Scientific Programs

The research carried out at CENIEH is of a markedly interdisciplinary nature, combining the different scientific fields in three Scientific Programs with a number of lines of research. Each Program has a coordinator, who is responsible for its operation and its interrelation with other Programs, both on a scientific level and in terms of human resources. Furthermore, research work is supported by the Scientific Culture and Innovation Unit (UCC+i), to disseminat and outreach the research results and the services provided to society by CENIEH through its scientific and technological infrastructures.

The three programs are:

  • Archaeology
  • Geochronology and Geology
  • Paleobiology


The Archaeology Program focuses principally on reconstructing the technical and subsistence strategies of humans in prehistory, using a multidisciplinary approach that integrates studies of lithic technology, archaeozoology, bone taphonomy, formation of archaeological sites and spatial archaeology. In terms of technological strategy, the program investigates the stone and bone industries excavated at archaeological sites with the goal of reconstructing their technological processes and the sequence reductions that led to their elaboration. The approach used is holistic, encompassing the entire process of manufacturing in the industries, from raw material selection and manufacture to the use and discard of artefacts.  In terms of subsistence strategies, the program studies past subsistence activities and how food was obtained, by examining the natural deposition of bones and identification of animal bones modified by hominins as a deliberate consequence of the processing of animal carcasses. In addition, the Archaeology program studies the pattern of spatial distribution of archaeological remains in and around Paleolithic sites to explore the cognitive abilities of hominins in their use of the territory.


The main objective of the Geochronology and Geology Program is to characterize the temporal and spatial aspects of paleo-archaeological contexts, as well as their reconstruction and the study of their formation processes. This program straddles a wide spectrum of disciplines in the geosciences, such as geochemistry, geophysics, geomorphology, stratigraphy, mineralogy, petrology and sedimentology. The methods for reaching these objectives are often intrinsically bound up with the major instrumentation capacities. The special nature of chronostratigraphy and the dating methods render parallel advances in instrumental development and implementation, and the applications of the methods, necessary. To this end, the program dedicates significant effort to methodological advances, updating processes, and improving protocols to keep the laboratories in the forefront of research.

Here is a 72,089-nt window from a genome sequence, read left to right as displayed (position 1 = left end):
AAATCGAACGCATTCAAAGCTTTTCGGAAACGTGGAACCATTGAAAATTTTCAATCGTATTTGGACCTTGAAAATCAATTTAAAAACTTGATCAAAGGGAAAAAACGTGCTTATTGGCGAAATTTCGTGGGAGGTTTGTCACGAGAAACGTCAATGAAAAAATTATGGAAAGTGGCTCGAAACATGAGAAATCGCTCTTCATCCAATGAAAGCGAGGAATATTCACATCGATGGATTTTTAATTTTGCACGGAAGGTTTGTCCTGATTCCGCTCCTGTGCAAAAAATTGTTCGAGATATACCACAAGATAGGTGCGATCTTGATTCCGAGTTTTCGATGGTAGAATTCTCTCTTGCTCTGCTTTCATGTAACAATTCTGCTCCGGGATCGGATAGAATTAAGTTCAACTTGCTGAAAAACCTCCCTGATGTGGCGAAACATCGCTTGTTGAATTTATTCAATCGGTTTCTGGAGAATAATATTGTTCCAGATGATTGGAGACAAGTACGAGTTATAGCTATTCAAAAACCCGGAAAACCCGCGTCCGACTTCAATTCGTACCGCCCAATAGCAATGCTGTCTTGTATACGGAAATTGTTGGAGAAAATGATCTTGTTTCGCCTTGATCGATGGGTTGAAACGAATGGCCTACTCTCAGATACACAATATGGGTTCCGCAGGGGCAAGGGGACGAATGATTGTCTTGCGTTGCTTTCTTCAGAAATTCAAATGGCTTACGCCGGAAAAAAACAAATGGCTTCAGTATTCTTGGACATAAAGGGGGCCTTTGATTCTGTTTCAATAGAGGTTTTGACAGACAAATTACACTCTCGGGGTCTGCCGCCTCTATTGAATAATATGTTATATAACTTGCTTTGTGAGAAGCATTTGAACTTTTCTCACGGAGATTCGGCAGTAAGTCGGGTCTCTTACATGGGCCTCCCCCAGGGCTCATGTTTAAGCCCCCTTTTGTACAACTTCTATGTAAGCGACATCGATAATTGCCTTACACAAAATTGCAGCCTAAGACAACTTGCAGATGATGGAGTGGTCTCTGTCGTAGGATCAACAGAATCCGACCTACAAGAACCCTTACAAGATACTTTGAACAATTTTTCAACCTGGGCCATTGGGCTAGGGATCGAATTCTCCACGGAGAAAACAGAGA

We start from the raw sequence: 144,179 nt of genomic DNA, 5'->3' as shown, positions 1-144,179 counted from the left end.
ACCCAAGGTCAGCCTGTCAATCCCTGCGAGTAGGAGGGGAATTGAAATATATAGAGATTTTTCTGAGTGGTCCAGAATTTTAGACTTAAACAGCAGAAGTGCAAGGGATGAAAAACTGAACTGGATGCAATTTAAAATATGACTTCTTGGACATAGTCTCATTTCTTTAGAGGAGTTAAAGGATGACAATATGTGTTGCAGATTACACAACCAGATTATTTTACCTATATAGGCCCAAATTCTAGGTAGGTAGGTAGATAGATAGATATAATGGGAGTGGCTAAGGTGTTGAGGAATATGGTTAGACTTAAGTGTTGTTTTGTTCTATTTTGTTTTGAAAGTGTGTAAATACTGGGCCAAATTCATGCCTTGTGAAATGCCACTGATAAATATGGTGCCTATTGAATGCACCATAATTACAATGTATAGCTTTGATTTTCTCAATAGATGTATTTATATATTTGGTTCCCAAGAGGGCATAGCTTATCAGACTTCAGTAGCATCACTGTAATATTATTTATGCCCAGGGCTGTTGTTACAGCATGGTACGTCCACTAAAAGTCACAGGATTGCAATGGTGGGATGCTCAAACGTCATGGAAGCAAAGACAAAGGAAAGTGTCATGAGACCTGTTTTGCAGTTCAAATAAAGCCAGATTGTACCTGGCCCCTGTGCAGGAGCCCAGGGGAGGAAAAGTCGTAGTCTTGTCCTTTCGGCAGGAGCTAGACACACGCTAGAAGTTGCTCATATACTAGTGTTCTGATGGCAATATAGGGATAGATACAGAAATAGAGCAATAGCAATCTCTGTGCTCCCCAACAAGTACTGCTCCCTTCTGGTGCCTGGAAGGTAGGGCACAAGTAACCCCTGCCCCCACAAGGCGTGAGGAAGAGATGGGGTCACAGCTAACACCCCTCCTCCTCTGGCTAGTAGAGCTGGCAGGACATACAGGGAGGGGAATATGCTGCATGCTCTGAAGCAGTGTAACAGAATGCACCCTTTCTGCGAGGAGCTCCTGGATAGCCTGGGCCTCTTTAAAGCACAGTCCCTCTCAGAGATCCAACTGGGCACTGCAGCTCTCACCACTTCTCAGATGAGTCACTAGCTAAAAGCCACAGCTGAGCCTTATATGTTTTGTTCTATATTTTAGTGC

The main objective of the Paleobiology Program is to discover the biological characteristics of early hominids. The Program includes characterization of recent populations and those of other fossil and extant primates, to serve as a fundamental reference for knowledge about the ancestors of members of the family Hominidae. The Program covers areas such as paleoecology, paleophysiology, biomechanics, paleodemography, paleodiets, paleoethology, paleogenetics, paleohistology, paleoneurology, paleopathology, and other aspects of the biology of past populations, as well as the morphological description of fossils and assessment of possible taxonomic and phylogenetic assignment.